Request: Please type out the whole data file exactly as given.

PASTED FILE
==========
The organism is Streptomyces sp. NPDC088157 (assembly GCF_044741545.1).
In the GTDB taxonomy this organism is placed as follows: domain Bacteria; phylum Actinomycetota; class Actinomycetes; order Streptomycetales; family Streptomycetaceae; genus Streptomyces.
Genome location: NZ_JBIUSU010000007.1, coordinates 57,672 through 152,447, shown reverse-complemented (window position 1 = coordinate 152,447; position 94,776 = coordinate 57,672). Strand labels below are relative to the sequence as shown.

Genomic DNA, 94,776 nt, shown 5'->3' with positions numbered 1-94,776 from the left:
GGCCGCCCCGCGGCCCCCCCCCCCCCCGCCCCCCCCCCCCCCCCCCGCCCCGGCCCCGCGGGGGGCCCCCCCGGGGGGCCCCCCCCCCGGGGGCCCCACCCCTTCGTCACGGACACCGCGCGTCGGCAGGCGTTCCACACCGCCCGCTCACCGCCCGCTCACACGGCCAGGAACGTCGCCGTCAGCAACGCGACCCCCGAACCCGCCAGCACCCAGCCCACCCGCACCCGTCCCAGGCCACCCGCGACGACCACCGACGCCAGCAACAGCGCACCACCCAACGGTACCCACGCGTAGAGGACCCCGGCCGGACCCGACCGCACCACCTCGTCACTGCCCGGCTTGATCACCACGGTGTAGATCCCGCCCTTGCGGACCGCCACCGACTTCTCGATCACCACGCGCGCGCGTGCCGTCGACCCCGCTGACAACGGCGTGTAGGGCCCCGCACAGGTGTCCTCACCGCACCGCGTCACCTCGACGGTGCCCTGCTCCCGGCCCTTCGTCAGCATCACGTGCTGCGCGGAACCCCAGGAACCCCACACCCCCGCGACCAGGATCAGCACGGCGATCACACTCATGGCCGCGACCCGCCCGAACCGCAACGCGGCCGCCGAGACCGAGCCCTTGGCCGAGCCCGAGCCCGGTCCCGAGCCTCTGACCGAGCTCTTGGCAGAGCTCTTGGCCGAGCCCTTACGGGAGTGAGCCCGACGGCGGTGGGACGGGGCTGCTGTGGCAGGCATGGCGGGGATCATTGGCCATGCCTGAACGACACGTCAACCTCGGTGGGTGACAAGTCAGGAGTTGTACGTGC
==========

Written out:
The organism is Streptomyces sp. NPDC088157 (assembly GCF_044741545.1).
In the GTDB taxonomy this organism is placed as follows: domain Bacteria; phylum Actinomycetota; class Actinomycetes; order Streptomycetales; family Streptomycetaceae; genus Streptomyces.
Genome location: NZ_JBIUSU010000007.1, coordinates 57,672 through 152,447, shown reverse-complemented (window position 1 = coordinate 152,447; position 94,776 = coordinate 57,672). Strand labels below are relative to the sequence as shown.

Genomic DNA, 94,776 nt, shown 5'->3' with positions numbered 1-94,776 from the left:
GGCCGCCCCGCGGCCCCCCCCCCCCCCGCCCCCCCCCCCCCCCCCCGCCCCGGCCCCGCGGGGGGCCCCCCCGGGGGGCCCCCCCCCCGGGGGCCCCACCCCTTCGTCACGGACACCGCGCGTCGGCAGGCGTTCCACACCGCCCGCTCACCGCCCGCTCACACGGCCAGGAACGTCGCCGTCAGCAACGCGACCCCCGAACCCGCCAGCACCCAGCCCACCCGCACCCGTCCCAGGCCACCCGCGACGACCACCGACGCCAGCAACAGCGCACCACCCAACGGTACCCACGCGTAGAGGACCCCGGCCGGACCCGACCGCACCACCTCGTCACTGCCCGGCTTGATCACCACGGTGTAGATCCCGCCCTTGCGGACCGCCACCGACTTCTCGATCACCACGCGCGCGCGTGCCGTCGACCCCGCTGACAACGGCGTGTAGGGCCCCGCACAGGTGTCCTCACCGCACCGCGTCACCTCGACGGTGCCCTGCTCCCGGCCCTTCGTCAGCATCACGTGCTGCGCGGAACCCCAGGAACCCCACACCCCCGCGACCAGGATCAGCACGGCGATCACACTCATGGCCGCGACCCGCCCGAACCGCAACGCGGCCGCCGAGACCGAGCCCTTGGCCGAGCCCGAGCCCGGTCCCGAGCCTCTGACCGAGCTCTTGGCAGAGCTCTTGGCCGAGCCCTTACGGGAGTGAGCCCGACGGCGGTGGGACGGGGCTGCTGTGGCAGGCATGGCGGGGATCATTGGCCATGCCTGAACGACACGTCAACCTCGGTGGGTGACAAGTCAGGAGTTGTACGTGC